1/ On Twitter, I have often shared insights and quotes from my late grandfather, Sir Fred Catherwood.
However, the story of another relative of mine also named Frederick Catherwood is perhaps even more fascinating. pic.twitter.com/yTr8DlKe6f
2/ Today, most of us are familiar with the ancient Maya civilization.
Particularly after the conspiracy theory in 2012 that claimed the Mayan calendar had predicted the end of the world. pic.twitter.com/YFflUDGftd
3/ However, the Western world has only truly known about the ancient Maya since the mid-19th century.
In the 1840s, Frederick Catherwood and John Lloyd-Stephens were “credited with the rediscovery of the Maya civilization”. pic.twitter.com/kUHTutAFea
4/ Upon hearing rumors of strange ruins in the unmapped wilderness of Central America, Catherwood and Stephens organized an expedition to study the region further. pic.twitter.com/0YAdhxkE9F
5/ Similar to the story depicted in “The Lost City of Z”, Catherwood and Stephens faced serious disease, tribal warfare, and treacherous terrain.
6/ Despite these obstacles, Catherwood and Stephens persevered.
“At Palenque, Catherwood contracted malaria but continued to work in spite of his illness. Stephens describes him as refusing to rest and continuing to draw wearing gloves and netting to keep the mosquitoes away.” pic.twitter.com/CNrRn4BqU5
7/ Eventually, Catherwood and Stephens located the ancient ruins in Yucatán and Copán.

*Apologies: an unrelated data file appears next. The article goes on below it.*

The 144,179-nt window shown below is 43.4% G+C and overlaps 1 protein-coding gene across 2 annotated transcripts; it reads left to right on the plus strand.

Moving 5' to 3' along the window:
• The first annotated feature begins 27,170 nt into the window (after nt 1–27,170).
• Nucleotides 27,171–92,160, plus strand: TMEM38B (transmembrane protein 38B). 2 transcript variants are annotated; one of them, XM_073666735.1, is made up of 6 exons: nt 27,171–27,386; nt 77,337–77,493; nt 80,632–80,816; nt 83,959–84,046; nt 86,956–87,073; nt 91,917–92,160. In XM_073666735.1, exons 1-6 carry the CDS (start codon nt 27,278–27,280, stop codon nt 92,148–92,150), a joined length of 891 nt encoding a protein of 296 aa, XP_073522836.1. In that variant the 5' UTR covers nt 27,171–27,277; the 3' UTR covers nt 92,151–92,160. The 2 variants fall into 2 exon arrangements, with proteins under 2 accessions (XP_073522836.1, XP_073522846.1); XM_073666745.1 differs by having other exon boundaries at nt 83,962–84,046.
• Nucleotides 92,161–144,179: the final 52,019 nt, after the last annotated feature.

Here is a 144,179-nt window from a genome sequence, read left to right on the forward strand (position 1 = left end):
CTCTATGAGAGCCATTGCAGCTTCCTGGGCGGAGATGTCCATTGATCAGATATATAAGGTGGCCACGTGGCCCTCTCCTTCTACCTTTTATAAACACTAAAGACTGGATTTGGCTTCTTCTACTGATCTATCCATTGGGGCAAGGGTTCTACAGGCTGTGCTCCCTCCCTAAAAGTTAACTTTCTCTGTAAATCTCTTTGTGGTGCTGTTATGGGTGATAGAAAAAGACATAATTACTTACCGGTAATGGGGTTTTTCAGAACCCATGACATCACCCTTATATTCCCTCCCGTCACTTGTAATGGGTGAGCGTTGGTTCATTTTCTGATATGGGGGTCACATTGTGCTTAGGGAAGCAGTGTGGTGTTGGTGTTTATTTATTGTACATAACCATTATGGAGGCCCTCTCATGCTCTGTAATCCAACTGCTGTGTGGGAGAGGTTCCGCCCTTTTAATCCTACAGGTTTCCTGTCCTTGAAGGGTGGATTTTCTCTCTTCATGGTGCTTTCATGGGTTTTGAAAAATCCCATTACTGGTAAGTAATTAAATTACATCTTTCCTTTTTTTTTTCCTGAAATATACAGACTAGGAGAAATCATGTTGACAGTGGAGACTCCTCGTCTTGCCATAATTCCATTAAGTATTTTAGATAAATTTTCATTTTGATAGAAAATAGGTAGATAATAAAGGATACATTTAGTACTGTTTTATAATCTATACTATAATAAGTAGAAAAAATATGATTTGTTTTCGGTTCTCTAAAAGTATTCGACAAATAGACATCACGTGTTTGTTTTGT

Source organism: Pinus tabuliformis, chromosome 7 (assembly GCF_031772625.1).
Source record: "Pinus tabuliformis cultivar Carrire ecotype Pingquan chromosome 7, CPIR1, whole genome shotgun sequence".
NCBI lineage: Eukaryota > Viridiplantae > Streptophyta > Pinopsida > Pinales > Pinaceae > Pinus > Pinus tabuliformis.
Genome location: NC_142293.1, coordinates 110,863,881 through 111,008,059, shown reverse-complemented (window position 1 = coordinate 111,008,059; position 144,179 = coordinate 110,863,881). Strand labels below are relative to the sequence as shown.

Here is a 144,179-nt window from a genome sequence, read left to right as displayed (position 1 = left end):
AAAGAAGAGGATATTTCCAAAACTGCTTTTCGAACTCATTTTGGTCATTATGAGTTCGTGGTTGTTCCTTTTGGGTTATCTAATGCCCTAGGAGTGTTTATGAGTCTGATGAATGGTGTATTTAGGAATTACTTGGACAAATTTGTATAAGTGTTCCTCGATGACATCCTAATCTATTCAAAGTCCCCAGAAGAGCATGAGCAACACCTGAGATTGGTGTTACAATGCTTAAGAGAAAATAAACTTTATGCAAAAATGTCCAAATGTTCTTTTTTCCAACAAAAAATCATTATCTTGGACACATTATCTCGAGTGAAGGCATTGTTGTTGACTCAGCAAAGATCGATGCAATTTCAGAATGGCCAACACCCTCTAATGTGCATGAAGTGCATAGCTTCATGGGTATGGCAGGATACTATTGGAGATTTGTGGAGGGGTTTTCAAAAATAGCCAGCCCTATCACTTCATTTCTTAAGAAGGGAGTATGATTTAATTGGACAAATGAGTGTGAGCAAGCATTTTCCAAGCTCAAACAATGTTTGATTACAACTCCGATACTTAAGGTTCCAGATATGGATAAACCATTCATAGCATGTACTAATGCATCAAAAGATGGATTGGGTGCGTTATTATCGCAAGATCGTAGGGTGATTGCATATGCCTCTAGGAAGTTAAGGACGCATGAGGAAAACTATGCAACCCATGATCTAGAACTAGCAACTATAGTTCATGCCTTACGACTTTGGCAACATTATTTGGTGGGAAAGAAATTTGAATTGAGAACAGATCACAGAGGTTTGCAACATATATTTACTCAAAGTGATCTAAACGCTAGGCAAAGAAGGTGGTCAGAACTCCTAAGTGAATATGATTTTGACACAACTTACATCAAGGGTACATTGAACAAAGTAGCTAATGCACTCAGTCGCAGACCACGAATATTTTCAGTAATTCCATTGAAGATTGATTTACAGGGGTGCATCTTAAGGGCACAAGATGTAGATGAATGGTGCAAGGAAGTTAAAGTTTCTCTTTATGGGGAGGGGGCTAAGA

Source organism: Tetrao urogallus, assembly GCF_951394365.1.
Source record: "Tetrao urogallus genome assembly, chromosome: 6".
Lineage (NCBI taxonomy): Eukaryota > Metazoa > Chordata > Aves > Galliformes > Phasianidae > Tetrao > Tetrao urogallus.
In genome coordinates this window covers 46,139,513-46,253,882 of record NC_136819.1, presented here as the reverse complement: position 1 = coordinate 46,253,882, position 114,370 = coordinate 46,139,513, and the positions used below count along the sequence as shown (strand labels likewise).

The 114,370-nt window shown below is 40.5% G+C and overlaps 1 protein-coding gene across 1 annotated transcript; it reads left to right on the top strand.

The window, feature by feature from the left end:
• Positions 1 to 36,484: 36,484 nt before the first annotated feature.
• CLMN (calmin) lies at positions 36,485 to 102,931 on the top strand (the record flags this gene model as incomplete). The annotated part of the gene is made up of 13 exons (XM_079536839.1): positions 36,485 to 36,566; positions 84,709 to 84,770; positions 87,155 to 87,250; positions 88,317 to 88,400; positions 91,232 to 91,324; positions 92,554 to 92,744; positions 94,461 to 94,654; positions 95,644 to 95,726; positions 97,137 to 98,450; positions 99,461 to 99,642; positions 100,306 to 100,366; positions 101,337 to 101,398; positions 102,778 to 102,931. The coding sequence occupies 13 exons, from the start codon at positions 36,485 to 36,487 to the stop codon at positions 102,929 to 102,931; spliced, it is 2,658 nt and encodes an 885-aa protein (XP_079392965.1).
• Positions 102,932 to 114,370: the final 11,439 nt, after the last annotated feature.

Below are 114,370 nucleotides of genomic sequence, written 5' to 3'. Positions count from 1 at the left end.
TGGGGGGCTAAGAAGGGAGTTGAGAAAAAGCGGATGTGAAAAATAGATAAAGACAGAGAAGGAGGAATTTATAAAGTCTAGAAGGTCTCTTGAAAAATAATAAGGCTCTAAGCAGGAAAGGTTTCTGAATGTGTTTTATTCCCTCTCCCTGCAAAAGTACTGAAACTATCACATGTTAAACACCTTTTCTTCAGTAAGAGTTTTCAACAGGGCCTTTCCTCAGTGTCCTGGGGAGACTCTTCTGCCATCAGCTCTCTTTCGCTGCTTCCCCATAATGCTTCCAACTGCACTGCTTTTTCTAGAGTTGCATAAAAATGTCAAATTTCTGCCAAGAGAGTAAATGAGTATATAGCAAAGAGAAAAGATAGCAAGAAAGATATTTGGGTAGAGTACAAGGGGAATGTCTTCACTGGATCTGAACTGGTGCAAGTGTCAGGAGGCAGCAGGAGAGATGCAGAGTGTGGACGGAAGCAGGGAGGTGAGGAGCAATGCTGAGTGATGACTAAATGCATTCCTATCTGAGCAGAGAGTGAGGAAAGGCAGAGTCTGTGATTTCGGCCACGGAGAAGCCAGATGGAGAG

According to author William Carlsen:
“What they found would upend the West’s understanding of human history.” pic.twitter.com/uX17T7r7Z3
8/ At each site they visited, Catherwood meticulously illustrated the ruins that the pair had discovered.
Far from just serving as a beautiful piece of art, Catherwood’s detailed work allowed experts back in London to study and translate the ancient Mayan text. pic.twitter.com/nI5jQMOMkc
9/ After their year long expedition, Catherwood and Stephens eventually left Central America.
Upon their return, the pair set to work writing about the results of their adventures in a book titled “Incidents of Travel in Yucatan”, which was published in 1843. pic.twitter.com/wDJgzPNaud
10/ Edgar Allen Poe stated that their work was “perhaps the most interesting book of travel ever published”.
The book became a best seller, and introduced the ancient Maya civilization to the Western world. pic.twitter.com/RtF9ny3sji